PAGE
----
Bangladesh poultry sector battles Indian egg imports

By Ankush Chibber

- Last updated on GMT

Related tags Avian influenza

Bangladesh poultry sector battles Indian egg imports
The Bangladesh poultry industry is up in arms over a government decision to allow egg imports from India, even as the local industry is on the brink of collapse on the back of bird flu.

Last year, the commerce ministry allowed Dhaka-based Faria Enterprise Ltd to import 10m pieces of hatching eggs from India, after allowing the same firm to import the same number of day-old chicks in 2010 from India.

While the firm was first told to complete the import by June last year, the commerce ministry later extended the deadline to June 30 this year.

Another company, Rajdhani International, imported some 7.7m pieces of Indian eggs in the last one month, and has so far imported more than 20m pieces of the 100m pieces it was allowed to by the ministry in August last year.

Decision to allow Indian imports self-contradictory

Industry experts, who have slammed the ministry for allowing imports from a country not free from bird flu even as local farms are being shut for the same reason, are seeing this decision of the government as self-contradictory.

A spokesperson for the Bangladesh Poultry Industries Committee told FoodNavigator-Asia that the ministry’s decision is lopsided since Bangladesh cannot export poultry products because of its bird flu-affected status.

“But we are importing poultry products from another bird flu-affected country. What message does this send to our local poultry farmers? There must be more fairness in this issue,”​ he said.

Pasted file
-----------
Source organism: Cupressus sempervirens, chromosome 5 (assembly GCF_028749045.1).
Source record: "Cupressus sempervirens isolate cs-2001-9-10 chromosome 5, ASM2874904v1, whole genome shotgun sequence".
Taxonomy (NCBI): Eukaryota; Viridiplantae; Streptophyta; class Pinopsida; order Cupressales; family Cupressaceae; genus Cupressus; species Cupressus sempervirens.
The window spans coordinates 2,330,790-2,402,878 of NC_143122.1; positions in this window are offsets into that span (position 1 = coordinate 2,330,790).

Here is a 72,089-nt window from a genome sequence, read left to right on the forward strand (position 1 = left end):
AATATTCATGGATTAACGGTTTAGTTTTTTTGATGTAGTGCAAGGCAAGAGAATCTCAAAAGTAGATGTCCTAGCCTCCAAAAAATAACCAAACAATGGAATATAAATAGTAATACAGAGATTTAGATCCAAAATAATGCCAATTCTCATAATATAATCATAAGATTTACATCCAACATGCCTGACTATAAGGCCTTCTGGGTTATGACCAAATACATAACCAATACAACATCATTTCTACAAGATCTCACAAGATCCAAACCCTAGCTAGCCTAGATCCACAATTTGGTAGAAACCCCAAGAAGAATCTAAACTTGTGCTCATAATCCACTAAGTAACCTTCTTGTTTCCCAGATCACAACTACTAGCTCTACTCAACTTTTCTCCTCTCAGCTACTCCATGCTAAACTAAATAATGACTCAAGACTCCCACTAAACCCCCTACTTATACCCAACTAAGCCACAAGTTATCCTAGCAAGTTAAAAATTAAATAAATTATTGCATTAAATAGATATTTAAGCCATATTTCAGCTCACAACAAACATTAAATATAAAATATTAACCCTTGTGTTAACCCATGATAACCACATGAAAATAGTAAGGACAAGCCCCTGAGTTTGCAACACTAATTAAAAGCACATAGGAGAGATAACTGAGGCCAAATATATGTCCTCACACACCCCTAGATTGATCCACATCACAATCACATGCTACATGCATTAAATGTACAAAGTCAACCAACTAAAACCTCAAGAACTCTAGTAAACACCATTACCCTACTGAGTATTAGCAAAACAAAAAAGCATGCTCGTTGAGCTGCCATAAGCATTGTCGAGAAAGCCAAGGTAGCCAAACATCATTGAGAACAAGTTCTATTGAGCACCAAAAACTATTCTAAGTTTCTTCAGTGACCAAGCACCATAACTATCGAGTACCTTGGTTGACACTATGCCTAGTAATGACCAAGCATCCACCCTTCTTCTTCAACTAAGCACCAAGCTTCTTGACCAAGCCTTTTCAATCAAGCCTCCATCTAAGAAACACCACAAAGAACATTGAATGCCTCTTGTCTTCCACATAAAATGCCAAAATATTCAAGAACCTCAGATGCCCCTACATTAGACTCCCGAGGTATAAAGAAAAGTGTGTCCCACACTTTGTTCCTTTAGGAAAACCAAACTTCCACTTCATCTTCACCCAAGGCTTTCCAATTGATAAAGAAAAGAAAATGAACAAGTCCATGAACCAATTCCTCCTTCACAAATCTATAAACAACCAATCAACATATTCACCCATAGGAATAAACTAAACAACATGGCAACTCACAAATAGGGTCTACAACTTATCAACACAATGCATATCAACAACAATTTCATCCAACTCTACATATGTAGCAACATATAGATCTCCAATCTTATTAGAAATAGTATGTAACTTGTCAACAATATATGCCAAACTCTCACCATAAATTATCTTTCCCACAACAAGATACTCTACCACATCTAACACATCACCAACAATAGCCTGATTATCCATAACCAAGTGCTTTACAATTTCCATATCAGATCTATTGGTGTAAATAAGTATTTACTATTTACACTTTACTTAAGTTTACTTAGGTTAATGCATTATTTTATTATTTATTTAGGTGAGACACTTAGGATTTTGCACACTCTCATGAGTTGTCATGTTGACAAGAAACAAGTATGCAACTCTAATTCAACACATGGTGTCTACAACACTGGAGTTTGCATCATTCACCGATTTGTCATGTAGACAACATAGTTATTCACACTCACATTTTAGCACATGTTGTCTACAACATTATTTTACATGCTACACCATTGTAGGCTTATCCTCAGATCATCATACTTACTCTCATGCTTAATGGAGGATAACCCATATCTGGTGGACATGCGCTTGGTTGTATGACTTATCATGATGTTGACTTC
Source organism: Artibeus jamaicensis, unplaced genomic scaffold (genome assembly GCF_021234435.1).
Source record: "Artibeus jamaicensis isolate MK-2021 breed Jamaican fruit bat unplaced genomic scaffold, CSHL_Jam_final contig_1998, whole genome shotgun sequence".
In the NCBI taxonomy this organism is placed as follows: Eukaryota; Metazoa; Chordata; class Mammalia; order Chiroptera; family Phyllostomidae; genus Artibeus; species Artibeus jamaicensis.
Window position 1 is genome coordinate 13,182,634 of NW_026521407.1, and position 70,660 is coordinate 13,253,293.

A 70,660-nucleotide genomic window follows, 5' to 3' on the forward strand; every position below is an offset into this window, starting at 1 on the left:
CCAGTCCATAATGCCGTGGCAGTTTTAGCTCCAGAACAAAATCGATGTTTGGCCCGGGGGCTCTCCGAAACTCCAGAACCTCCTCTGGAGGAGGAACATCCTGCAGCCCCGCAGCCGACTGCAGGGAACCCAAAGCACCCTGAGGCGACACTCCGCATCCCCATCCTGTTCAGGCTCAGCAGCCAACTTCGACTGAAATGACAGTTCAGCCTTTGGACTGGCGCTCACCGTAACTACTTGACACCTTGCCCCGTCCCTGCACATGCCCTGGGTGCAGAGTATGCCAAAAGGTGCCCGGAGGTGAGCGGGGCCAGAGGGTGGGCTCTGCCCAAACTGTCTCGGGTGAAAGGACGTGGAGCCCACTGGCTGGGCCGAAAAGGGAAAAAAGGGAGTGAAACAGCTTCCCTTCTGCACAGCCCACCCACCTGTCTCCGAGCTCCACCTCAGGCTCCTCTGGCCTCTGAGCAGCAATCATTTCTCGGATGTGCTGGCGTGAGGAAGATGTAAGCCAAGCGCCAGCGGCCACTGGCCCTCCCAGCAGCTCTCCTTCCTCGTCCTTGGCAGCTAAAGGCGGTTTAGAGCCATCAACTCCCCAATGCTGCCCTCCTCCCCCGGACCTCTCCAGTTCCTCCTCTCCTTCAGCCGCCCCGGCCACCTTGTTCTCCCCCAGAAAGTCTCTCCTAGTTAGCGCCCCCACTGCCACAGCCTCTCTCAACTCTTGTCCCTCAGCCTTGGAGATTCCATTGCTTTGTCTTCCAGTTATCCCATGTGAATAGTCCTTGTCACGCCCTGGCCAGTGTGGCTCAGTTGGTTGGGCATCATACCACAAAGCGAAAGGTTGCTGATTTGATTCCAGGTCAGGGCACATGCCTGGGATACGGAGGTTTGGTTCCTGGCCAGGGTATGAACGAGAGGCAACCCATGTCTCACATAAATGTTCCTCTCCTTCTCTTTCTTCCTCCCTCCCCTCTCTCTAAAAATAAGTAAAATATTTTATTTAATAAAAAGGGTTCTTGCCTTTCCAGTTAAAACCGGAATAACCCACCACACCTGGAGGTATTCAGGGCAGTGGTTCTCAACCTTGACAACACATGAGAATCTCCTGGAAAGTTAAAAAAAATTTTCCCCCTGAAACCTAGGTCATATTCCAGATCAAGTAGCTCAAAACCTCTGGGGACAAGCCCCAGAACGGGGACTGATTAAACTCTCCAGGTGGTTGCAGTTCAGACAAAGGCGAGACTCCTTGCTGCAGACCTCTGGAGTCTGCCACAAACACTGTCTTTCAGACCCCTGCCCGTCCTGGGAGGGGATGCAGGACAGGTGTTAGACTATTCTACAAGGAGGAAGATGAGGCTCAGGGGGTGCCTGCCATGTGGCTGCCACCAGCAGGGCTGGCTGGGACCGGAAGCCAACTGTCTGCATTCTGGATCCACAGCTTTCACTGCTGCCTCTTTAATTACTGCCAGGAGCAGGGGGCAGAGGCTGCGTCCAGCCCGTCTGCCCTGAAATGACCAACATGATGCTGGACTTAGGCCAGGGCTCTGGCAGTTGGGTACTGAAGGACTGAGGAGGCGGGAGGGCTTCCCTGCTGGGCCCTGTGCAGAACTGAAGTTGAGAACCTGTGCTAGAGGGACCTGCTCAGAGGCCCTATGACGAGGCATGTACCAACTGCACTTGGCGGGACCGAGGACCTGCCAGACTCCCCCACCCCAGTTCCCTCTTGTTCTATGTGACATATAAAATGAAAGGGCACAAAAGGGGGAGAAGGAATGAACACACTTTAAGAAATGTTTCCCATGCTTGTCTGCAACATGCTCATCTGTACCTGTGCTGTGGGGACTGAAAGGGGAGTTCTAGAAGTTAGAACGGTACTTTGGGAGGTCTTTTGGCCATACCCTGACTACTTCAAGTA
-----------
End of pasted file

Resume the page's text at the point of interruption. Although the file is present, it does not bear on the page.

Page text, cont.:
The spokesperson further contested that it should have been the livestock ministry that should have dealt with this matter, and not the commerce ministry on its own, which is however the sole authority for imports.

Indian poultry looks to countries like Bangladesh

A local Indian poultry farmer, who declined to be identified in the press, said Bangladesh and other Asian and West African countries are the last resort for the local industry.

He remarked that he and his colleagues are now frantically looking for new markets for their poultry products, after the Middle Eastern countries began banning the import of Indian eggs due to the outbreak of bird flu there.

“Oman, which used to account for a significant percentage of Indian poultry exports, banned the import of eggs from India on March 27. More countries are expected to follow suit in the MENA region,”​ he said.

Reports of repeated resurgence of pathogenic H5N1 avian influenza in India saw the Food and Agriculture Organisation to send a five-member specialist team to the country on April 18. India notified the World Organisation for Animal Health (OIE) of a bird flu outbreak on February 6, according to the OIE website.

Meanwhile, the Bangladesh poultry sector collapses

According to data from the Bangladesh Poultry Khamar Rokkha Jatiya Parishad (BPKRJP), nearly half of 115,000 poultry farms in Bangladesh have faced closure over the past one and a half years.

The association, which has 8000 members, said recently that the government was not doing enough to tackle avian influenza that shut 54,000 poultry farms over the past one and a half years.

The body complained that the government was offering inadequate compensation for the affected farms, and those still in operation have been affected by the supply shortfall of day-old chicks and increased production costs.

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